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Unquestionably, that this seeming good fortune in reality was the greatest misfortune of his life. Or take another case: A certain person thinks good eating and drinking the chief good in his existence. Therein he takes pride and comfort, and does not hesitate at times to set forth this happiness of his life in the right light before others. But by and by, in consequence of this life, there supervenes a grave malady, say, cancer. Will he now, writhing in torments, still think the time of good eating, recognizing it as the cause of his present suffering, a happy one, and remember it with pleasure, thinking, "still it was nice"? Or will he not rather curse it as the source of his present suffering? Or, suppose a man tormented by thirst, sees a cool drink. Full of greed he drinks of it, and feels a momentary pleasant sensation running through his body. Afterwards he feels pains and thus sees that he has drunk poison. Will he still have the courage to call this cool drink a good? Or will he not rather, recognizing this "good" as the cause of his keen pains, now look back upon it as a misfortune, and therewith register it under the heading of suffering? From this it is evidentially clear that a momentary sensation agreeing with our will, does not give us the right to enter it in our book of life as a good. Even innumerable pleasant motions of will, released by some event, lose afterwards all their value, yes, may even become accurst, if one single moment in the long chain is miserable, and this single decisive moment happens to be the last one in the chain of effects produced by the so-called happy event. This single last moment alone gives to the whole chain of perhaps yearslong impulses of will, its definitive character. When itself is full of misery, it sucks up the happiness of years, as a sponge the water surrounding it. It may even erase it utterly from the account of life as if it had never been there. But equally well it may erase the misery of years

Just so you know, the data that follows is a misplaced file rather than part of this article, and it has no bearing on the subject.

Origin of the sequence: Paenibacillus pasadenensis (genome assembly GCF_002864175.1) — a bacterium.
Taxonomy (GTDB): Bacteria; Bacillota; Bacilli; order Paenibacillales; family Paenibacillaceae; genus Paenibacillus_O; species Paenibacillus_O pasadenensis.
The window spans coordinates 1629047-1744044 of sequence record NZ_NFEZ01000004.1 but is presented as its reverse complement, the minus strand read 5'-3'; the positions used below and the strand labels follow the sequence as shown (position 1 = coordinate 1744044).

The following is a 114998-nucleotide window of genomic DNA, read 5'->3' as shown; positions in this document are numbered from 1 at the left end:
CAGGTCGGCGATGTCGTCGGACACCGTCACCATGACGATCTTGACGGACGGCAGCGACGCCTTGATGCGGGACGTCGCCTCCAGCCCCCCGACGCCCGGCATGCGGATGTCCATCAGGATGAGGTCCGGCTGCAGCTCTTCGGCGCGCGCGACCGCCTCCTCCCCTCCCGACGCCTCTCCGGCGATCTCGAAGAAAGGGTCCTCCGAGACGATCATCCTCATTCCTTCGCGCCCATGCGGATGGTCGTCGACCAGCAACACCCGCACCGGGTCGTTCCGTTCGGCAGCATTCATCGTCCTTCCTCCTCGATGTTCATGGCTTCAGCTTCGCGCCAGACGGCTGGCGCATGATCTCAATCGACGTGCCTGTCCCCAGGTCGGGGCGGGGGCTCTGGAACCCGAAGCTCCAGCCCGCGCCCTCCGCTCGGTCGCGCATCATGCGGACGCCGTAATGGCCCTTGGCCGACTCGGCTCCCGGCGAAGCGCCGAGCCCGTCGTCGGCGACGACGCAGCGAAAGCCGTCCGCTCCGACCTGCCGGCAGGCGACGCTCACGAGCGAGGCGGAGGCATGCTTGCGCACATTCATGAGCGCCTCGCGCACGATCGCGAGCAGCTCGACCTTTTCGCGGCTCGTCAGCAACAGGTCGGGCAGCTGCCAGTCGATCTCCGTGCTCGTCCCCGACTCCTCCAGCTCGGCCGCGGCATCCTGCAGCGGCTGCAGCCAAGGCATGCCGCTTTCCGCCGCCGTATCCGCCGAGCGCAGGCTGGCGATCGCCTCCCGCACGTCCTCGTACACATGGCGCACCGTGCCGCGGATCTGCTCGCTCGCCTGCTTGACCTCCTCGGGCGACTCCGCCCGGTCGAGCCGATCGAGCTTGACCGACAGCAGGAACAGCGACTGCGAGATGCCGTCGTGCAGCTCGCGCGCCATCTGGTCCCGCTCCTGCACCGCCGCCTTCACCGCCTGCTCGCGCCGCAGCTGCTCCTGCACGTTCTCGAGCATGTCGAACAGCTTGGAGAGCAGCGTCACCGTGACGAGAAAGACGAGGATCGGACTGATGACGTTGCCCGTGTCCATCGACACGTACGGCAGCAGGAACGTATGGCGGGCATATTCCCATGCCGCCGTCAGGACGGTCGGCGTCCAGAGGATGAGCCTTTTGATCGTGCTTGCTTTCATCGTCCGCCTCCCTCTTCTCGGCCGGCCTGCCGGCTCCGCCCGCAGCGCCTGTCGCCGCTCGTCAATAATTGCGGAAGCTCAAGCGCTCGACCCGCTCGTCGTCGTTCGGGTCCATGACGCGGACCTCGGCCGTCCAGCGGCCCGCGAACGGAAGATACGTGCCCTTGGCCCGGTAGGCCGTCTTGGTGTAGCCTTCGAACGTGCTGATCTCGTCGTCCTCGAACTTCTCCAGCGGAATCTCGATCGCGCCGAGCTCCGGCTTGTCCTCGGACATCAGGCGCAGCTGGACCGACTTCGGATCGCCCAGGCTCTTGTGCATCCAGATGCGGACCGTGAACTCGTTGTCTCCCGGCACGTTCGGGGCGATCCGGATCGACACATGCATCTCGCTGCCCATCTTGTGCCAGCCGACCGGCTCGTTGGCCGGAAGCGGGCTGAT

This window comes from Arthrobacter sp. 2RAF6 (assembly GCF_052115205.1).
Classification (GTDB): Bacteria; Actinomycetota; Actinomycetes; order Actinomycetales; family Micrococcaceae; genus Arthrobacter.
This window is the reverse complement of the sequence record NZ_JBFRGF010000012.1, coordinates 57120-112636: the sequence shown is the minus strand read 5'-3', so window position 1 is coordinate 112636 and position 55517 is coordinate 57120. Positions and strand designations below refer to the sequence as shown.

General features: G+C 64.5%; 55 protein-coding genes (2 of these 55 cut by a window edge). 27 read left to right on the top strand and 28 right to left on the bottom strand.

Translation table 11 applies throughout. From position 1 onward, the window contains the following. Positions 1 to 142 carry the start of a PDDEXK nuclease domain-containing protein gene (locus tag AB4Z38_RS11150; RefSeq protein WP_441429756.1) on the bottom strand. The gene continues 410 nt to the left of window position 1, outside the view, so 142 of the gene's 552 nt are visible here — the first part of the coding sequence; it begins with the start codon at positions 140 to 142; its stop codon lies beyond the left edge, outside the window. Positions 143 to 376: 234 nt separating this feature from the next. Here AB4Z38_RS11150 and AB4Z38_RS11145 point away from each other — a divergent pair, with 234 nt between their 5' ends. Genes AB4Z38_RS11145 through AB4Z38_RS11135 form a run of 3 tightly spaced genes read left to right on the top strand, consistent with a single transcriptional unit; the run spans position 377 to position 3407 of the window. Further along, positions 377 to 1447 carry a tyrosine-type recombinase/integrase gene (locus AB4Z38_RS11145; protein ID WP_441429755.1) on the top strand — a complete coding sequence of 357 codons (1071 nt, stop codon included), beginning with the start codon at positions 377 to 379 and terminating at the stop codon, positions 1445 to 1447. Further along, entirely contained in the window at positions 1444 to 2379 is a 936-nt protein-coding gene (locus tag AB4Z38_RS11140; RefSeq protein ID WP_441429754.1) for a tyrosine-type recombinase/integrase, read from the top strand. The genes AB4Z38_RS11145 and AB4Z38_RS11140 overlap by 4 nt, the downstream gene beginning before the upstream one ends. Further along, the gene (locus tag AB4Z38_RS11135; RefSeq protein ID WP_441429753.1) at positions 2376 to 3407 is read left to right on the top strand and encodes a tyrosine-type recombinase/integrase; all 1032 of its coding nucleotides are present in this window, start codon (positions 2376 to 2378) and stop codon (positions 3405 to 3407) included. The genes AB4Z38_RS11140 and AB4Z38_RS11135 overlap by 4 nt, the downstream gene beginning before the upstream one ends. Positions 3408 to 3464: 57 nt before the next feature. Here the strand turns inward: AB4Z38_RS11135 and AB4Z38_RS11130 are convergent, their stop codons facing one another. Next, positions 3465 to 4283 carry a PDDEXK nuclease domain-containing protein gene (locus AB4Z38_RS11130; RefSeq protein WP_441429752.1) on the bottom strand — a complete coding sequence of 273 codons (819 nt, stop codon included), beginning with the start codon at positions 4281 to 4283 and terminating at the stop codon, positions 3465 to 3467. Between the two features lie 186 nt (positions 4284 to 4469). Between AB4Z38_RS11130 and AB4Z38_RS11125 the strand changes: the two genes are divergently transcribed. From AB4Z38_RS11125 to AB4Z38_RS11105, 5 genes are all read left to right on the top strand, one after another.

like a corrosive acid. A person may have been the unhappiest of men during his whole life. But if now, in this moment, he becomes really happy, if he really feels himself quite well, if his feeling of happiness is not darkened by any prospect of the future, then the whole past full of suffering will be utterly forgotten. He will feel as if liberated from a heavy oppressive nightmare that now has vanished in the abyss of the past, and therefore counts no